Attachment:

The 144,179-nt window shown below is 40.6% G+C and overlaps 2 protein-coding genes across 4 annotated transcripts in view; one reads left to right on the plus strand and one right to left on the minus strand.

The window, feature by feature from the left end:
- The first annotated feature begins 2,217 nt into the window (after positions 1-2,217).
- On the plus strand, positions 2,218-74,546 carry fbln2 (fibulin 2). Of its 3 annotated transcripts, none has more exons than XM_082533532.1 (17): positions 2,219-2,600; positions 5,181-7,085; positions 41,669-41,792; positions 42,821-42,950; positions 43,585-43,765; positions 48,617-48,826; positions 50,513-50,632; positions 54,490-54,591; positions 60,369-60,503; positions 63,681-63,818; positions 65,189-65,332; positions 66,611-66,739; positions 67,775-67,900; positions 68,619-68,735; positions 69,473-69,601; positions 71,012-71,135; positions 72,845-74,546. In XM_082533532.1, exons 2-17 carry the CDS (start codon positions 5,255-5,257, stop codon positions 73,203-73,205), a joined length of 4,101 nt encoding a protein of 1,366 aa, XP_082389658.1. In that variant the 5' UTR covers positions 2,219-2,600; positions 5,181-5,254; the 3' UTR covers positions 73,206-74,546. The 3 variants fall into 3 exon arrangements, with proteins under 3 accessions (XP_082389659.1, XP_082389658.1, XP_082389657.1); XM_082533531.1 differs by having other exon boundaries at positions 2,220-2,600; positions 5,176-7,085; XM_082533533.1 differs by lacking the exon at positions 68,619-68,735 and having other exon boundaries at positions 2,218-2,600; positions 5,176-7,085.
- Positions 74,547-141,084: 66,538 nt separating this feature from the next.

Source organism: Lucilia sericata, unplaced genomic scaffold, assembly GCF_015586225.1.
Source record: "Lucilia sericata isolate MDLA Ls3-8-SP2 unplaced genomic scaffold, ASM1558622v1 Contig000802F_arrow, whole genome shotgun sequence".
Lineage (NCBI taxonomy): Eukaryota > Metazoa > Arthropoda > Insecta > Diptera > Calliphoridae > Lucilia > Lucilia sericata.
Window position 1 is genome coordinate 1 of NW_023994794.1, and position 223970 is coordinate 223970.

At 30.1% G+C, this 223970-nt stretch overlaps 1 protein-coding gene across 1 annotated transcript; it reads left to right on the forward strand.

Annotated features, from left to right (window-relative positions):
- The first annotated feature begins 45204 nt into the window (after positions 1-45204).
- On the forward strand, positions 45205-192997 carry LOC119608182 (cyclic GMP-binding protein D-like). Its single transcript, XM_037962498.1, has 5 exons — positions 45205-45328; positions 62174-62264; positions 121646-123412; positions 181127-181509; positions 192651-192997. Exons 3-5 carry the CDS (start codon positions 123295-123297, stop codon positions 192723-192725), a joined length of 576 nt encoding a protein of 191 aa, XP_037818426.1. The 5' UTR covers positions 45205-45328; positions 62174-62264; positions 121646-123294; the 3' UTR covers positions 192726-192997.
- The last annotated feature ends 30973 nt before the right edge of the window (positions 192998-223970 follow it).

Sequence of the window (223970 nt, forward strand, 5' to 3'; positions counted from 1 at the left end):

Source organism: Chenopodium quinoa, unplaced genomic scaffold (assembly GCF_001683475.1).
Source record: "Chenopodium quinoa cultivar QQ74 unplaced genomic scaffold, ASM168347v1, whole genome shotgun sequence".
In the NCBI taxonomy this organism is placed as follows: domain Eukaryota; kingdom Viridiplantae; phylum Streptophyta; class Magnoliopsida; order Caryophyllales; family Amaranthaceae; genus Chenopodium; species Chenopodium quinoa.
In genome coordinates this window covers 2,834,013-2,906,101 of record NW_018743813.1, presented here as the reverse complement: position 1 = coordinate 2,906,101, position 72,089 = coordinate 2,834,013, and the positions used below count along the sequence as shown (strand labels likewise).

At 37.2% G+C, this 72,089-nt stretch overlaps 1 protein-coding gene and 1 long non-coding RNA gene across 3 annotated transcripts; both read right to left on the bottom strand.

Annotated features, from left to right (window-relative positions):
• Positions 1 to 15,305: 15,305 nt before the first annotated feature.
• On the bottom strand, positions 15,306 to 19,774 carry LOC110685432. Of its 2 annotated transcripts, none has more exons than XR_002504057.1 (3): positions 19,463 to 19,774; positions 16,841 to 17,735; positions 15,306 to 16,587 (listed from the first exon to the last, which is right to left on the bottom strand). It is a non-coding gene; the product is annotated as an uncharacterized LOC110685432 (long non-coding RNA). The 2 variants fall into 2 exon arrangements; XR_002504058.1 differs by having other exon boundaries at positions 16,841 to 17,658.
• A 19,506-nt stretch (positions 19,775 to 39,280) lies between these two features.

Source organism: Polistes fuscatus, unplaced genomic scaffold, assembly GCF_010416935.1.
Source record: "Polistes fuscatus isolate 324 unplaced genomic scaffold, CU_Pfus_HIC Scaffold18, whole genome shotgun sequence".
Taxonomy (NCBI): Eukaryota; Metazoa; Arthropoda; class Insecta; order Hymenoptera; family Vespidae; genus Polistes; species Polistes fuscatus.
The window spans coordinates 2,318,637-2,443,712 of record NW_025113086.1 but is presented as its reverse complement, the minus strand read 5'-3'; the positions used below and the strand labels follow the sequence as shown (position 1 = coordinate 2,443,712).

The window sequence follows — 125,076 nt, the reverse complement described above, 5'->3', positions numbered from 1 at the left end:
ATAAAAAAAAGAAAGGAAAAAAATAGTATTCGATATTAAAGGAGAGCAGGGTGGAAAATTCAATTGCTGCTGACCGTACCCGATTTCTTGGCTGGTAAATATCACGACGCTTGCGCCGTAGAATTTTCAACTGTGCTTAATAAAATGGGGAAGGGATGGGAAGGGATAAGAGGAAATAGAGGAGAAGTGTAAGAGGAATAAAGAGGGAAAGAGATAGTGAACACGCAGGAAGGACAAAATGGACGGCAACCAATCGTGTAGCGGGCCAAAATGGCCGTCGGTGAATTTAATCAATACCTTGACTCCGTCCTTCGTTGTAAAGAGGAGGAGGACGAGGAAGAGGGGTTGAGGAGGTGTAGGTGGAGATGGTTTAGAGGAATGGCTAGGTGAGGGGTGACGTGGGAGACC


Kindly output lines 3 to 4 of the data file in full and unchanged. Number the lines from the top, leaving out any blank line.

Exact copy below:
- The first annotated feature begins 2,217 nt into the window (after positions 1-2,217).
- On the plus strand, positions 2,218-74,546 carry fbln2 (fibulin 2). Of its 3 annotated transcripts, none has more exons than XM_082533532.1 (17): positions 2,219-2,600; positions 5,181-7,085; positions 41,669-41,792; positions 42,821-42,950; positions 43,585-43,765; positions 48,617-48,826; positions 50,513-50,632; positions 54,490-54,591; positions 60,369-60,503; positions 63,681-63,818; positions 65,189-65,332; positions 66,611-66,739; positions 67,775-67,900; positions 68,619-68,735; positions 69,473-69,601; positions 71,012-71,135; positions 72,845-74,546. In XM_082533532.1, exons 2-17 carry the CDS (start codon positions 5,255-5,257, stop codon positions 73,203-73,205), a joined length of 4,101 nt encoding a protein of 1,366 aa, XP_082389658.1. In that variant the 5' UTR covers positions 2,219-2,600; positions 5,181-5,254; the 3' UTR covers positions 73,206-74,546. The 3 variants fall into 3 exon arrangements, with proteins under 3 accessions (XP_082389659.1, XP_082389658.1, XP_082389657.1); XM_082533531.1 differs by having other exon boundaries at positions 2,220-2,600; positions 5,176-7,085; XM_082533533.1 differs by lacking the exon at positions 68,619-68,735 and having other exon boundaries at positions 2,218-2,600; positions 5,176-7,085.